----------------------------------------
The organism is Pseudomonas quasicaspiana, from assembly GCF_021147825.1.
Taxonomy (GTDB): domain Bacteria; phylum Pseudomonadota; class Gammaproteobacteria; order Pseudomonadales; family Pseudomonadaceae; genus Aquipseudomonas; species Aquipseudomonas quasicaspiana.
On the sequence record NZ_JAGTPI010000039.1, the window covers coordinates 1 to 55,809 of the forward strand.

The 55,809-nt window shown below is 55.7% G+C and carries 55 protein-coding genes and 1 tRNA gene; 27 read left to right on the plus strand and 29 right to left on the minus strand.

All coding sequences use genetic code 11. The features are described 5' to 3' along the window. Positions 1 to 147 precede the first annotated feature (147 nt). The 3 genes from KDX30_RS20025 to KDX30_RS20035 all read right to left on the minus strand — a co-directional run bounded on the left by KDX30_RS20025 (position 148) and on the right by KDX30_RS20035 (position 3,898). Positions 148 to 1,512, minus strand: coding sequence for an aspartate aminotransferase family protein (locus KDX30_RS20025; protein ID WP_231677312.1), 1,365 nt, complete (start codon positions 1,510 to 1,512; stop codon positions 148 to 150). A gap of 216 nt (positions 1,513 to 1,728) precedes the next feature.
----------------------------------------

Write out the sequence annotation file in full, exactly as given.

The organism is Pseudomonas quasicaspiana, from assembly GCF_021147825.1.
Taxonomy (GTDB): domain Bacteria; phylum Pseudomonadota; class Gammaproteobacteria; order Pseudomonadales; family Pseudomonadaceae; genus Aquipseudomonas; species Aquipseudomonas quasicaspiana.
On the sequence record NZ_JAGTPI010000039.1, the window covers coordinates 1 to 55,809 of the forward strand.

The 55,809-nt window shown below is 55.7% G+C and carries 55 protein-coding genes and 1 tRNA gene; 27 read left to right on the plus strand and 29 right to left on the minus strand.

All coding sequences use genetic code 11. The features are described 5' to 3' along the window. Positions 1 to 147 precede the first annotated feature (147 nt). The 3 genes from KDX30_RS20025 to KDX30_RS20035 all read right to left on the minus strand — a co-directional run bounded on the left by KDX30_RS20025 (position 148) and on the right by KDX30_RS20035 (position 3,898). Positions 148 to 1,512, minus strand: coding sequence for an aspartate aminotransferase family protein (locus KDX30_RS20025; protein ID WP_231677312.1), 1,365 nt, complete (start codon positions 1,510 to 1,512; stop codon positions 148 to 150). A gap of 216 nt (positions 1,513 to 1,728) precedes the next feature.